Seminar Series

The Historian’s Craft in Contemporary Japanese Studies: A Discussion with Prof. Yoshimi Shunya and Prof. Okazaki Tetsuji

Wednesday, 21 October 9:00 - 10:00 (JST)
Zoom Webinar
  • Yoshimi Shunya Professor, Graduate School of Interdisciplinary Information Studies, and TCJS Board Member, The University of Tokyo
  • Okazaki Tetsuji Professor, Graduate School of Economics, and TCJS Associate Member, The University of Tokyo
  • Shirahase Sawako TCJS Director
About the Speaker
Yoshimi Shunya: Scales of History: How Family History and Global History Work Together

In this short presentation, I will propose that there is correspondence between two scales of history: the social construction of “generations” and the so-called “long waves” of history. In modern and contemporary Japanese history, historic moments of change repeatedly appear every quarter-century: 1870 (more precisely: 1868), 1895, 1920 (more precisely: 1923), 1945, 1970 (more precisely: 1973), 1995, and 2020. Of course, this repetition is in a sense accidental. But it can also be interpreted in relation to the cycles of generational interval and the long waves of modern capitalism (world system). Using this hypothetical frame, I will analyze how contemporary Japanese history has been influenced by the historical practices of different generations, as well as by the structural condition of global capitalism.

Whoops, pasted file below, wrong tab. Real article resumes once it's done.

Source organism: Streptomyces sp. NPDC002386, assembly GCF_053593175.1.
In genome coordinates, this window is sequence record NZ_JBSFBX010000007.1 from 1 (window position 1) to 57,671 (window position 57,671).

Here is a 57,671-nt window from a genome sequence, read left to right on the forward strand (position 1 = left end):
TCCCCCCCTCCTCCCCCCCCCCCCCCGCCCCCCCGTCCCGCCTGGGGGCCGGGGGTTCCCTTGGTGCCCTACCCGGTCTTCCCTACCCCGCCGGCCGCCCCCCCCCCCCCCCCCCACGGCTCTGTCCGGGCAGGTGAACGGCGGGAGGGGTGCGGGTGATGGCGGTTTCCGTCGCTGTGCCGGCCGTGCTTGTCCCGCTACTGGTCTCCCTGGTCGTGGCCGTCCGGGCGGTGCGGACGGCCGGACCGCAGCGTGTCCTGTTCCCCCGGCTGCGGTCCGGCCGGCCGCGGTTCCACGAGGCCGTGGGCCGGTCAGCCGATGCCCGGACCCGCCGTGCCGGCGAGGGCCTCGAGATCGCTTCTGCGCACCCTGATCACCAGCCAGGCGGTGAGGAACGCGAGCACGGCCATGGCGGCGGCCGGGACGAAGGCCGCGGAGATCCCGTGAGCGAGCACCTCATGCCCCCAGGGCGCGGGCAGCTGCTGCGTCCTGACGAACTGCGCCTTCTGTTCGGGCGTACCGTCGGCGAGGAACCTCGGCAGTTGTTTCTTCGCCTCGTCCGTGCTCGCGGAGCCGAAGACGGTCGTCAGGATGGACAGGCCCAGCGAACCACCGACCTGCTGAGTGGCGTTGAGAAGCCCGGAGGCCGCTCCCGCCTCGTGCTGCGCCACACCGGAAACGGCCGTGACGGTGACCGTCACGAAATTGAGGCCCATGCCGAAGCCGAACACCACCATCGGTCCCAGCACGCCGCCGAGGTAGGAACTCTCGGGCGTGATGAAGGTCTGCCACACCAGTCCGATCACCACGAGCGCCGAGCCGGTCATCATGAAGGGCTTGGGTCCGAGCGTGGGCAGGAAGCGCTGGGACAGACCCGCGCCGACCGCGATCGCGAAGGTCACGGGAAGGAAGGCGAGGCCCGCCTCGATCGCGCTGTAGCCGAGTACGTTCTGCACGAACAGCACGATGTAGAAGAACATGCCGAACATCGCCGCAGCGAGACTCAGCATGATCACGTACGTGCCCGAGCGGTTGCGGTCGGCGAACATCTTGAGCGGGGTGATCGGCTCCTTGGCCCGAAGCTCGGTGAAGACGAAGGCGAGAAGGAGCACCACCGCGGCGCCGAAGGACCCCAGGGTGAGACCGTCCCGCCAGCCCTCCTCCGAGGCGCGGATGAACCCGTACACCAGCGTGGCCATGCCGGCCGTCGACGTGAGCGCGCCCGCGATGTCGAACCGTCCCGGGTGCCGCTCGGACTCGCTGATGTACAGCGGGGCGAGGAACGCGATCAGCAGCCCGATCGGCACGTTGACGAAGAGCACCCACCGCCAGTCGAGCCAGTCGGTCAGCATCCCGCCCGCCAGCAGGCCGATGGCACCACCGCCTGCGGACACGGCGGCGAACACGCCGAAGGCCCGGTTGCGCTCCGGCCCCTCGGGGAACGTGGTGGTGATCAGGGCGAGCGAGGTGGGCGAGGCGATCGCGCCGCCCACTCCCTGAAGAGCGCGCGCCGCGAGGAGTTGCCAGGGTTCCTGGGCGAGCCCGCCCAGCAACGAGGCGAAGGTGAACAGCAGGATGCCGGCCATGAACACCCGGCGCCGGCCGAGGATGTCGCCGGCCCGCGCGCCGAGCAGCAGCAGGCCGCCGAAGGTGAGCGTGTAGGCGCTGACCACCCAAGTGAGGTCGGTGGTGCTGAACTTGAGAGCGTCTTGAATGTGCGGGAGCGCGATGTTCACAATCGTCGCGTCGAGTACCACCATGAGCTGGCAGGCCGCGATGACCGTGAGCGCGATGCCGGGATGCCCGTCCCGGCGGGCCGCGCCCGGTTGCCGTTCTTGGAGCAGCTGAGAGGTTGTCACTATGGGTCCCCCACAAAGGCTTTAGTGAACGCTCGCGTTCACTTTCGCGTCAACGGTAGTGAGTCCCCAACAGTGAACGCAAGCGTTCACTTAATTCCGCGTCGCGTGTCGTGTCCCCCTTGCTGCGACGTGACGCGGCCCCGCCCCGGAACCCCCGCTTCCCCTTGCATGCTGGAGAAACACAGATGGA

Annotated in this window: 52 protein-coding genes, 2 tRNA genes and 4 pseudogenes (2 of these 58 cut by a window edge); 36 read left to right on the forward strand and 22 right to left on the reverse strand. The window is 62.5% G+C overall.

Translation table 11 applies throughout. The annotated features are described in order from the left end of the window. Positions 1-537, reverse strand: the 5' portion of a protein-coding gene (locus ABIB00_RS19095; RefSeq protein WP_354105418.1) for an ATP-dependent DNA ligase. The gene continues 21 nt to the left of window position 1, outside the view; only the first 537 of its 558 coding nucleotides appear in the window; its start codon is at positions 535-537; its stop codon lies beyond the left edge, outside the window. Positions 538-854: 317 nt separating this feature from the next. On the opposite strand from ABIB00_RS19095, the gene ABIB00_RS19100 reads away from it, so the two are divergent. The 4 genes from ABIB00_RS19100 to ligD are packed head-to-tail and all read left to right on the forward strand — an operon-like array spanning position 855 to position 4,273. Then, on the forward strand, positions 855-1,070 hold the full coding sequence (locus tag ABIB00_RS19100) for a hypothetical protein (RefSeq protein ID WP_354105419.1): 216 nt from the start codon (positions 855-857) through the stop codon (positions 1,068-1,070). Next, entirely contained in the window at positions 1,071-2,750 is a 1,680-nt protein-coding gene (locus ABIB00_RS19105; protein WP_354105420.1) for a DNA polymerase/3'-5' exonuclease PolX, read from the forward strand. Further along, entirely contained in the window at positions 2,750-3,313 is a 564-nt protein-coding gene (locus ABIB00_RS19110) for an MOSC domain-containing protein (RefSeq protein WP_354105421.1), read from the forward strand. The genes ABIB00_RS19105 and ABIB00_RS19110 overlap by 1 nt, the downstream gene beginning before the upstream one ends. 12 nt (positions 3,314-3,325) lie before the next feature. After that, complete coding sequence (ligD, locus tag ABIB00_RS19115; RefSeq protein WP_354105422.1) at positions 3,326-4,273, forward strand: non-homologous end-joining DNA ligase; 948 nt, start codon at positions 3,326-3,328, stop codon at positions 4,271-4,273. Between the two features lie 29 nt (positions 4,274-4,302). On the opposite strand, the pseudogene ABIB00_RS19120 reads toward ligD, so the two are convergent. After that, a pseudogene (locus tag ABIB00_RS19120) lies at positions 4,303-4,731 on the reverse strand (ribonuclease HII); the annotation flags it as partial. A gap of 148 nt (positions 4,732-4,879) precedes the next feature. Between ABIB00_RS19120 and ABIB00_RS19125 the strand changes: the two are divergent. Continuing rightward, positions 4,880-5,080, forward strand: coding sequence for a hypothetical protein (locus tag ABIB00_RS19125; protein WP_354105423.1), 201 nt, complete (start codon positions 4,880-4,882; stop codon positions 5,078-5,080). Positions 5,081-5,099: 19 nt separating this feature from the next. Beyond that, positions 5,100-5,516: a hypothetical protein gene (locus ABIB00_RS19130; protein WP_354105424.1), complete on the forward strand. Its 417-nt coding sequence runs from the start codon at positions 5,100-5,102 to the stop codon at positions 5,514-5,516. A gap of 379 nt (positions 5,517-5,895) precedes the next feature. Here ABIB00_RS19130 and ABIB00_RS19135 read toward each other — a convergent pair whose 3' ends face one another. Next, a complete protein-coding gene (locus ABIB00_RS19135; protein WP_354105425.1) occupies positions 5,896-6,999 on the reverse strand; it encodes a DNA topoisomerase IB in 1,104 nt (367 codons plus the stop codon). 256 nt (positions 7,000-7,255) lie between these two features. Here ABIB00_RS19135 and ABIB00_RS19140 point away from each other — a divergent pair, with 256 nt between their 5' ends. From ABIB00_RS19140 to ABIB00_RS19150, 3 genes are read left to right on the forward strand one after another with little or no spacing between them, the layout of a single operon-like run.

Okazaki Tetsuji: An Apology for Japanese Economic History

The title of this talk is an homage to Marc Bloch’s “The Historian’s Craft,” which is known in French as “Apologie pour l’histoire ou Métier d’historien.” Bloch was one of the founders of the Annales School and gave his life for freedom in 1944. In his book, Bloch set out to answer an essential question: “what is the use of history?” In this short presentation, I will share my thoughts on this question as it relates to Japanese economic history. Drawing on some of my recent work in Japanese economic history, I will address two main issues: “why history?” and “why Japan?”